Virginia J. Marr

starting to see // butterflies

my brain makes hyenas out of uncertainties
so four years ago,
these mountains seemed to be shadows
of lonely,
this location looked like an anchor
deciding when to
and settle me into the silty stagnation
of a small town
and winters that cherished the cold
like a newborn
in need of
continual caressing,
each feed a flurry
falling in front of faces
i feared i’d never know.

anxiety addresses change as an alarm
in need of acknowledgement,
and though i snoozed,
stayed steady:
could i really achieve all that they’d ask of me?

back then,
i thought i’d be this,
and you knew you’d be that:
we clutched the conviction of “smart”
and sacrificed sleep
so the pages would be read
and we could go to class
and do more than pass,
still bound to believe
validation was a need,
for who were we
if not successful students?

and for a while,
it worked,
or rather we did,
until exhaustion became
less of a concept and more of a constant
and numbness felt like a friend,
who kept checking in
‘cause if they weren’t there,
we might not
get an assignment in on time,
and what of us then,
for who were we
if not successful students?

but the semesters started stacking,
like pancakes on a plate,
and we realized were full
but still we stayed and ate,
until our stomachs shouted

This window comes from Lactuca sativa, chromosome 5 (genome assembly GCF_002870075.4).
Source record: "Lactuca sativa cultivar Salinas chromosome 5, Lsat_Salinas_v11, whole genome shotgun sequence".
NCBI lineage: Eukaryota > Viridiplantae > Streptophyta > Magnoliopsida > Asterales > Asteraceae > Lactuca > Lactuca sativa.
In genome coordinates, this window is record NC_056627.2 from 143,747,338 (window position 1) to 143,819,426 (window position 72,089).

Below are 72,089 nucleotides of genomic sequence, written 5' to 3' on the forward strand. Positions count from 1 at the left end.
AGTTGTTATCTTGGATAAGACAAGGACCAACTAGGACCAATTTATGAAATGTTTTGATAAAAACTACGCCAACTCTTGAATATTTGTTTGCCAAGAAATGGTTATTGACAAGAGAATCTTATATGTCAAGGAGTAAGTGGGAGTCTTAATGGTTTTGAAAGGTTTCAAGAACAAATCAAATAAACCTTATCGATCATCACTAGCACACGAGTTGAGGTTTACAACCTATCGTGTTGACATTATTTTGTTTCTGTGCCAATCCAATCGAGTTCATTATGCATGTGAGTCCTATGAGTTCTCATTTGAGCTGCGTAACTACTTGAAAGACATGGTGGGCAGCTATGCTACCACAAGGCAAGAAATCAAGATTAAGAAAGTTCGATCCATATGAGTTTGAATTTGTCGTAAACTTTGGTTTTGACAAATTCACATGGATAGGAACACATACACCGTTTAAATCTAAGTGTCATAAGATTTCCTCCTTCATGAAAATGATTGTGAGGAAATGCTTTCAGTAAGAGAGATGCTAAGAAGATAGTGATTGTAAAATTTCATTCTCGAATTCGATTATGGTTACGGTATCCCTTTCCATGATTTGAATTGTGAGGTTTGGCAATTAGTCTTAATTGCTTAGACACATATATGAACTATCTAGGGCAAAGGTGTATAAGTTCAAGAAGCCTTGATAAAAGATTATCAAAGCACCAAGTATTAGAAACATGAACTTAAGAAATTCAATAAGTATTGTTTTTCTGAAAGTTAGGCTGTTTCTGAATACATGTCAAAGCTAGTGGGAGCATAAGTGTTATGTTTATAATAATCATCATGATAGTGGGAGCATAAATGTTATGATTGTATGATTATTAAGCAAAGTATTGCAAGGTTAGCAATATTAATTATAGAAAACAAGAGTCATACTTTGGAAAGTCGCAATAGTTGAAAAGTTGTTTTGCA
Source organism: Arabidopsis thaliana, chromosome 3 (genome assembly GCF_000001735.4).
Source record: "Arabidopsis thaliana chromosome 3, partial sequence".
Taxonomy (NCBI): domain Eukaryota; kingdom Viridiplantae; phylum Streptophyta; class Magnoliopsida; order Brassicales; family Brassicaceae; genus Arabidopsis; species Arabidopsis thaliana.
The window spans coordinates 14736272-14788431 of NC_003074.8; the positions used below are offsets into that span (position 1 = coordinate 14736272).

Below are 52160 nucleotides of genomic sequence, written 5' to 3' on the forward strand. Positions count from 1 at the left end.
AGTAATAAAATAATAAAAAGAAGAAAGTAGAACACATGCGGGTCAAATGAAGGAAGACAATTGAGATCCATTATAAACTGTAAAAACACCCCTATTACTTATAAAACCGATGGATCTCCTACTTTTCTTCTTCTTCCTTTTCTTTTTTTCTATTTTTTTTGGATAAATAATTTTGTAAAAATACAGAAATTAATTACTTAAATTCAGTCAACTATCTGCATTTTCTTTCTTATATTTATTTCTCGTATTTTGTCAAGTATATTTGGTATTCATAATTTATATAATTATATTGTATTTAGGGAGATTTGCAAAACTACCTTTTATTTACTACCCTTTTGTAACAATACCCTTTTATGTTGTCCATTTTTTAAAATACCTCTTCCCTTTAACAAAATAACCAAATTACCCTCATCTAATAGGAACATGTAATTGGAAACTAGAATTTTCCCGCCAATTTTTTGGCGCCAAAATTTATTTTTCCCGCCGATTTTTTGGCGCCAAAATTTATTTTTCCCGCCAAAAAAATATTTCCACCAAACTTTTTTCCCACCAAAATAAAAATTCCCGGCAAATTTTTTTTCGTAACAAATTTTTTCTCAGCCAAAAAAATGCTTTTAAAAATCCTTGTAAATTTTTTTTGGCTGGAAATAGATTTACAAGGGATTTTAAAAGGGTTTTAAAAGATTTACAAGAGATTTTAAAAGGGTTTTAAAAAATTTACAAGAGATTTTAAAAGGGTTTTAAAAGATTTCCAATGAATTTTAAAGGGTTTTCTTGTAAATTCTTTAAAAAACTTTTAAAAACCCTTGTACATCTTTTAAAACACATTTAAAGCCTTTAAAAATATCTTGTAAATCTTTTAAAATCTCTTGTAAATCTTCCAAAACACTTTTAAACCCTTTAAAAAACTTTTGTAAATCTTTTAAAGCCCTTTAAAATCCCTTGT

loud enough for our ears to hear,
and by then we were so used to silence
that we were startled by the sound of ourselves.

so we listened.

something had to change.

for productivity had never stopped pushing,
criticism was a clingy companion,
and what’s the use of a degree
if it hasn’t taught you a better way to be?

i decided to switch majors,

and maybe we all did,

suddenly cramming seemed less significant
than standing under the lampposts
on February nights,
when the only sound was snow
and the flakes waltzed with the wind

summiting stone hill became studying
the space between our minds,
and talking with you,
the best seminar i’ve taken.

the most important sentence
i read in college:
“now is the only time you have for anything”

so i decided to stop splitting my
seconds with the future

it’s all become so stunning.

it’s beginning to seem like my diploma’s really in delight,
in finding it each day,
in getting enough sleep,
in learning to say,
“no” when i need to,
and “yes” when it’s true
and recognizing there are some things
an institution can never give you.

i’ve been looking out at the fields
and they’ve been teaching me
that there’s enough light and love left
to turn us all into sunflowers,
that growing up is
ghastly and gorgeous,
that most of the time,
paradoxes are a sign of clarity.

and this community– it’s string,
growing by unravelling
we’re all loosening our grip
so we can open our palms
and finally see
that the uncertainties
just might be